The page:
Last week, the president of Sweet Briar College, a small women’s college in Virginia, announced that it will be closing this summer. The news came as a shock for members of the historic school’s community, and though many current and former students are banding together in hopes of reversing the decision, according to school officials, the closure appears to be all but inevitable.
“This is a sad day for the entire Sweet Briar College community,” said Paul G. Rice, a board chair at the school, in a recent statement. “The board closely examined the College’s financial situation and weighed it against our obligations to current and prospective students, parents, faculty and staff, alumnae, donors, and friends. We voted to act now to cease academic operations responsibly, allowing us to place students at other academic institutions, to assist faculty and staff with the transition, and to conduct a more orderly winding down of academic operations.”
Sweet Briar’s history
Sweet Briar College was founded in 1901. A woman named Indiana Fletcher Williams passed away in 1900 and left her entire estate to found an institution in memory of her only daughter, Daisy, who died when she was 16 and was thus never able to attend college. The estate consisted of more than $1 million and 8,000 acres of land, including the Sweet Briar Plantation, after which the school was named.
The school formally opened in the fall of 1906 with 51 students. Over the ensuing century, Sweet Briar established a reputation for giving women a quality liberal arts education on a beautiful campus in a pastoral setting, nestled in the foothills of Virginia’s Blue Ridge Mountains. That location has made it ideal for the school’s legendary horseback riding program.
Why is Sweet Briar closing?
When the closure was announced on March 3, school officials cited financial challenges, caused in part by dwindling enrollment, as the reason behind their decision. Though the school reportedly has an $84 million endowment, it’s not enough to keep the doors open.
President James F. Jones, Jr. pointed to “the declining number of students choosing to attend small, rural, private liberal arts colleges and even fewer young women willing to consider a single-sex education.”
Enrollment at Sweet Briar has been dropping for several years. This past fall, the school reported a total enrollment of just 700 students, despite its effort to attract new students by slashing the cost of tuition and room and board. Fewer students translated into less funding to keep the school running and ultimately helped lead to the impending closure.
What will happen to current and newly admitted students?
Current Sweet Briar students undoubtedly feel like they’re in limbo at the moment. It’s already March, which means they’ll have to scramble to decide where to continue their college education this fall.
For its part, the school is working to help current students transfer to other colleges and universities and will begin hosting on-campus college fairs later this month. The school also plans to help new students who have been admitted for fall 2015 find different schools to attend.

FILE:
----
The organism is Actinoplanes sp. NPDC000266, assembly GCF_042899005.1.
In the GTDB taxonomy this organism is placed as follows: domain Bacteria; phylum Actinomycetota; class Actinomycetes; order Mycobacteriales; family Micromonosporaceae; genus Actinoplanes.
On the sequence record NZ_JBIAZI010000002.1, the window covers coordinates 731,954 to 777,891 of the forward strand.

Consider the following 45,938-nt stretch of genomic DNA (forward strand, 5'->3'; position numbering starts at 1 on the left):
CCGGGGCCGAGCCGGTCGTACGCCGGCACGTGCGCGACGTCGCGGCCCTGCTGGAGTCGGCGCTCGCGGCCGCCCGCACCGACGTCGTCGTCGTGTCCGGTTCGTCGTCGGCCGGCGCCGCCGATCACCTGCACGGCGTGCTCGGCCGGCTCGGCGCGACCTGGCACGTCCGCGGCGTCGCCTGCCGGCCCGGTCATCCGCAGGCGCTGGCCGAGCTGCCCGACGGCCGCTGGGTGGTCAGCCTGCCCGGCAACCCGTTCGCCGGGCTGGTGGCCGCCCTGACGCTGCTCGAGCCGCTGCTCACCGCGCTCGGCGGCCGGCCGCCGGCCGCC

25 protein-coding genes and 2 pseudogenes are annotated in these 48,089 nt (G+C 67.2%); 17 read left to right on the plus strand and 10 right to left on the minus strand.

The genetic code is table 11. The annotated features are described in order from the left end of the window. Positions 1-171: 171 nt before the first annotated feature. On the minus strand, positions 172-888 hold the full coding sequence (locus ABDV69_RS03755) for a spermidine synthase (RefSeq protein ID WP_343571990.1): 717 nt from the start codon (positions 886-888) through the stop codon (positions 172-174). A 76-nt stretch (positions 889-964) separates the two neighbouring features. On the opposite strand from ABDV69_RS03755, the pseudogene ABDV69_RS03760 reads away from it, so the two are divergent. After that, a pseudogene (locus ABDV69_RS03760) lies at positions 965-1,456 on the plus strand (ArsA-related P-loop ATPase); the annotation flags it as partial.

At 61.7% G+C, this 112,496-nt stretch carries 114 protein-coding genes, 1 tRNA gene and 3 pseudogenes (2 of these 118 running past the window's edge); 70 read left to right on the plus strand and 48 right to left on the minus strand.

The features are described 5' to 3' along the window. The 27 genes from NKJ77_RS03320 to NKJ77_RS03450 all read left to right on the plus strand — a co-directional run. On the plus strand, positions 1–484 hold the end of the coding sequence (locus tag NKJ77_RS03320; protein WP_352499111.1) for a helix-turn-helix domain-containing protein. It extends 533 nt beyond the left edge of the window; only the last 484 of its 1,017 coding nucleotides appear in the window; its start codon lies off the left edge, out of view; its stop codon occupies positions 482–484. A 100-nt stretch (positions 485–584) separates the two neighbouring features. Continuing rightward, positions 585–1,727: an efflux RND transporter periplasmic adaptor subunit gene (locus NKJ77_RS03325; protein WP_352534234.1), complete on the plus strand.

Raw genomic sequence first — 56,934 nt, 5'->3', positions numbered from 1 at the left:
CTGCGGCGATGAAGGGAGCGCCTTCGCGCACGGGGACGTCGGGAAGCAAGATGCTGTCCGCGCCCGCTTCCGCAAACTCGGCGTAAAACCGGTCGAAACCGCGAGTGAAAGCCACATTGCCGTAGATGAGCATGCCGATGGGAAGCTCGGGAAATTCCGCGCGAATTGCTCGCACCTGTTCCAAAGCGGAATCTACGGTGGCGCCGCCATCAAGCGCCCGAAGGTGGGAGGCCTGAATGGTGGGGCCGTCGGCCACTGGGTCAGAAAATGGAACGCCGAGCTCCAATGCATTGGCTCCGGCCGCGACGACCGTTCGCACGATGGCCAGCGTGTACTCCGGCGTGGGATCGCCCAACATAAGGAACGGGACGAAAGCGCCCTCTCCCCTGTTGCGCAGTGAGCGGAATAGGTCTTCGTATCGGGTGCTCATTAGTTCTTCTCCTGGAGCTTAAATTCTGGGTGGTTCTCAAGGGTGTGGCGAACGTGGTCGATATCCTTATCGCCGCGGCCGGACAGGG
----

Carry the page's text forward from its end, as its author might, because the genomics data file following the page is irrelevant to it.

To further soften the blow, “teach-out” arrangements have been established with several nearby colleges and universities, which will expedite the transfer process for students who wish to attend those schools. So far, these schools include Hollins University, Lynchburg College, Mary Baldwin College, and Randolph College.
Not going down without a fight
Though the school is doing what it can to help make the transfer process as smooth and simple as possible, current students and alumnae are attempting to keep the college from closing. According to Inside Higher Ed, a group called Saving Sweet Briar has retained a law firm to block the school’s closure, and the website savingsweetbriar.com states that, as of today, $2.6 million has been pledged to help keep the school open.
Unfortunately, these efforts may all be in vain. Inside Higher Ed reports that a spokeswoman for Sweet Briar is cautioning students that they shouldn’t delay in making plans for this fall. The school’s accreditation will expire on August 25, so she stressed that it’s important for students to find new colleges and universities to attend sooner than later.
What does this mean for women’s colleges?
According to the Women’s College Coalition, there were more than 200 women’s colleges in the United States in the 1960s. Now there are fewer than 50, and after Sweet Briar closes this summer, there will be one less. That number has steadily fallen over the past 50 years because of closures, mergers, and women’s colleges becoming coed.
A recent Washington Post piece pointed out that some women’s colleges have always had—and continue to have—that certain “name brand” reputation that makes it easy to attract applicants (namely the Seven Sisters). But smaller women’s colleges, like Sweet Briar, have had a harder time getting the attention, and tuition dollars, of new students.
Despite the falling number of women’s colleges in this country, the outlook isn’t all doom and gloom. Though Sweet Briar and schools like it have faced challenges, others continue to thrive.
“There are a lot of women’s colleges that are doing fine,” Marilyn Hammond, interim president of the Women’s College Coalition, told The Washington Post. “To say it’s a sector issue would not be correct.”
Could a women’s college be right for you?
If there’s one silver lining to Sweet Briar’s closing, it’s that it puts women’s colleges in the headlines. Women’s colleges hold an important place in the world of higher education and offer female students a unique learning experience. For more information on the value of an education at a women’s college, check out these excellent pieces from CollegeXpress: